Help uncover Boston’s 14th century past in archaeological dig

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An artist's impression of a medieval riverside Hanseatic "steelyard."

The search will be on in the spring for the site of Boston’s 14th century Hanseatic warehouse – known as steelyard, or stiliard.

It is believed it was sited next to the river, and was a busy trading centre for merchants from across the North Sea when Boston was at the height of its powers. Boston Hanse Group is planning a big archaeological dig in May, and everyone can be involved.

The Port of Boston was second only to London and merchants from Germanic and Baltic Hanseatic League trading countries sailed into the town with their exotic wares from countries including the present-day Poland, Lithuania, Latvia and Estonia.

In turn they sailed away from Boston laden with wool. Top-quality English wool channelled into Boston and out through the port as the import-export trade blossomed, and the enormous wealth generated financed grand buildings, such as the Stump and the Guildhall.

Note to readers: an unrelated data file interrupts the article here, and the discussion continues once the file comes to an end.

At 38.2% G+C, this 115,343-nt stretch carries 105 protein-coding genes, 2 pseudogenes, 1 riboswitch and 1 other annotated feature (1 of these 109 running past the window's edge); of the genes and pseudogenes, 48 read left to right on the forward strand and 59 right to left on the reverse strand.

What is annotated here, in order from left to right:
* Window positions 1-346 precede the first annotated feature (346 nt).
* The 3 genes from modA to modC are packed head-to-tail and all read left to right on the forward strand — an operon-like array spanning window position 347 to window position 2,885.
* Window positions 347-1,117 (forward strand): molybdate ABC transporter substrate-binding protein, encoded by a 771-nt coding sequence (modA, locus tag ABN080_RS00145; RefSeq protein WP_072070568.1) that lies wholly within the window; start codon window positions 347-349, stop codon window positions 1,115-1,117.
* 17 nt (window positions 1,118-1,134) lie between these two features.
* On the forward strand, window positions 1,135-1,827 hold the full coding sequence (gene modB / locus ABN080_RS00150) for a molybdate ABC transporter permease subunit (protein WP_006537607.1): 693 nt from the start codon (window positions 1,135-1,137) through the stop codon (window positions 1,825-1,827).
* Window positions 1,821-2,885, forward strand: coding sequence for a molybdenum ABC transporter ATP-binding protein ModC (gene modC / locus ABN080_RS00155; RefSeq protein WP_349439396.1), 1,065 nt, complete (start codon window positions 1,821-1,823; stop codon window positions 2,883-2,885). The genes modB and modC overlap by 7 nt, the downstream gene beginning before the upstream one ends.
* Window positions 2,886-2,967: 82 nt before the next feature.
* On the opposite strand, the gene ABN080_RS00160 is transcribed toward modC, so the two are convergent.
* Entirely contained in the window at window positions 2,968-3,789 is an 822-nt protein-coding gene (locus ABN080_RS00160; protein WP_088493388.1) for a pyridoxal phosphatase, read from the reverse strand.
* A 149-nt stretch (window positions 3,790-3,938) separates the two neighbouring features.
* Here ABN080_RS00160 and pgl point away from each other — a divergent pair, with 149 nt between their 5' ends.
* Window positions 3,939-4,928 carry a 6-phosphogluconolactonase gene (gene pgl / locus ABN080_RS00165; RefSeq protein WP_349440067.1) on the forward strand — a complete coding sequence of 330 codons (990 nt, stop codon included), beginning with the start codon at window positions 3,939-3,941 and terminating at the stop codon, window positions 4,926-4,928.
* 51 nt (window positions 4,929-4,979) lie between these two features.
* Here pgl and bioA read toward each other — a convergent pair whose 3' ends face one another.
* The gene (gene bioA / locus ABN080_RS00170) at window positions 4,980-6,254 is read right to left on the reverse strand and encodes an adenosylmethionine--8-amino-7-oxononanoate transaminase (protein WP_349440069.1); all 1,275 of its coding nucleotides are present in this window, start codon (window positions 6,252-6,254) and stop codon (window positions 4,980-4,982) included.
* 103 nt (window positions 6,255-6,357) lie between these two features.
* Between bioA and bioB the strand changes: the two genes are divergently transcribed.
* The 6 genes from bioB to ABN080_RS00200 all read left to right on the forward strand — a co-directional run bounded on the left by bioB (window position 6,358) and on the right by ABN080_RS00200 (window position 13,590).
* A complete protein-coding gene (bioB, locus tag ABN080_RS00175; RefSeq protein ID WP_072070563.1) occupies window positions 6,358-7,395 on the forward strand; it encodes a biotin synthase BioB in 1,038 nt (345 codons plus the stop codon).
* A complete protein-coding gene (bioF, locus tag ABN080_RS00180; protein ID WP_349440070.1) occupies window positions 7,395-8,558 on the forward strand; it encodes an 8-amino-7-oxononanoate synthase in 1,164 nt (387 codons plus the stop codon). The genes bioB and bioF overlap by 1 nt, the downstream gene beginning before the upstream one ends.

No physical evidence of the Hanseatic stiliard now exists, but some remains of it may be down there somewhere. It is also hoped that the big dig may find artefacts from that time.

Free supervision and training will be given to volunteer archaeologists who want to join the dig. All can attend the launch to find out more at the Guildhall at 6pm on Thursday, November 22.

The Heritage Lottery Fund has awarded £66,600 to the community archaeology dig.

In 2015, after a 700-year absence, Boston rejoined the modern Hanseatic League, one of around 200 town and cities from 16 northern European countries.